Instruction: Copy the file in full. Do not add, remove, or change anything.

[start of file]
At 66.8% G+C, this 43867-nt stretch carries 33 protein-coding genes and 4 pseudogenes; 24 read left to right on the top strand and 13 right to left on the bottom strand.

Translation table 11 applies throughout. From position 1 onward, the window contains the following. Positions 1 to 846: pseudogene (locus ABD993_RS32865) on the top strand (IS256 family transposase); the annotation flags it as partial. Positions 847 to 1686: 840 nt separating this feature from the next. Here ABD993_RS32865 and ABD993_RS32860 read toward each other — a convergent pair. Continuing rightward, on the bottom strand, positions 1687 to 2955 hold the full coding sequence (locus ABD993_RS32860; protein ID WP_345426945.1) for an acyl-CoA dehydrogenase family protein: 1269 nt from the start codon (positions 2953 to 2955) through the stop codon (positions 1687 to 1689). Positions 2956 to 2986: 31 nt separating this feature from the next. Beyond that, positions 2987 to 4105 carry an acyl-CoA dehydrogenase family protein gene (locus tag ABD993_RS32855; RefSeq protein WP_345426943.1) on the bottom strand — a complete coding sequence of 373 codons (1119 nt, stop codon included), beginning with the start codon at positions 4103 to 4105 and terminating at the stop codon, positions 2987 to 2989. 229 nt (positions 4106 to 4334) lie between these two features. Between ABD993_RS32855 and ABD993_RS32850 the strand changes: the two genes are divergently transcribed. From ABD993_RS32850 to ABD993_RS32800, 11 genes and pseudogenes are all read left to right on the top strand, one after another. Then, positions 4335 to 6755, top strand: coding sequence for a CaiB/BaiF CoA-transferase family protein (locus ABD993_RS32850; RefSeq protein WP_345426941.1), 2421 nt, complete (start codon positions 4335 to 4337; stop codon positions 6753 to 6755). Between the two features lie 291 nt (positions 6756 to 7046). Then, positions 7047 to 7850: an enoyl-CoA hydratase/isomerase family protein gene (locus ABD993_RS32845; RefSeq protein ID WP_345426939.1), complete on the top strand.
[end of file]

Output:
At 66.8% G+C, this 43867-nt stretch carries 33 protein-coding genes and 4 pseudogenes; 24 read left to right on the top strand and 13 right to left on the bottom strand.

Translation table 11 applies throughout. From position 1 onward, the window contains the following. Positions 1 to 846: pseudogene (locus ABD993_RS32865) on the top strand (IS256 family transposase); the annotation flags it as partial. Positions 847 to 1686: 840 nt separating this feature from the next. Here ABD993_RS32865 and ABD993_RS32860 read toward each other — a convergent pair. Continuing rightward, on the bottom strand, positions 1687 to 2955 hold the full coding sequence (locus ABD993_RS32860; protein ID WP_345426945.1) for an acyl-CoA dehydrogenase family protein: 1269 nt from the start codon (positions 2953 to 2955) through the stop codon (positions 1687 to 1689). Positions 2956 to 2986: 31 nt separating this feature from the next. Beyond that, positions 2987 to 4105 carry an acyl-CoA dehydrogenase family protein gene (locus tag ABD993_RS32855; RefSeq protein WP_345426943.1) on the bottom strand — a complete coding sequence of 373 codons (1119 nt, stop codon included), beginning with the start codon at positions 4103 to 4105 and terminating at the stop codon, positions 2987 to 2989. 229 nt (positions 4106 to 4334) lie between these two features. Between ABD993_RS32855 and ABD993_RS32850 the strand changes: the two genes are divergently transcribed. From ABD993_RS32850 to ABD993_RS32800, 11 genes and pseudogenes are all read left to right on the top strand, one after another. Then, positions 4335 to 6755, top strand: coding sequence for a CaiB/BaiF CoA-transferase family protein (locus ABD993_RS32850; RefSeq protein WP_345426941.1), 2421 nt, complete (start codon positions 4335 to 4337; stop codon positions 6753 to 6755). Between the two features lie 291 nt (positions 6756 to 7046). Then, positions 7047 to 7850: an enoyl-CoA hydratase/isomerase family protein gene (locus ABD993_RS32845; RefSeq protein ID WP_345426939.1), complete on the top strand.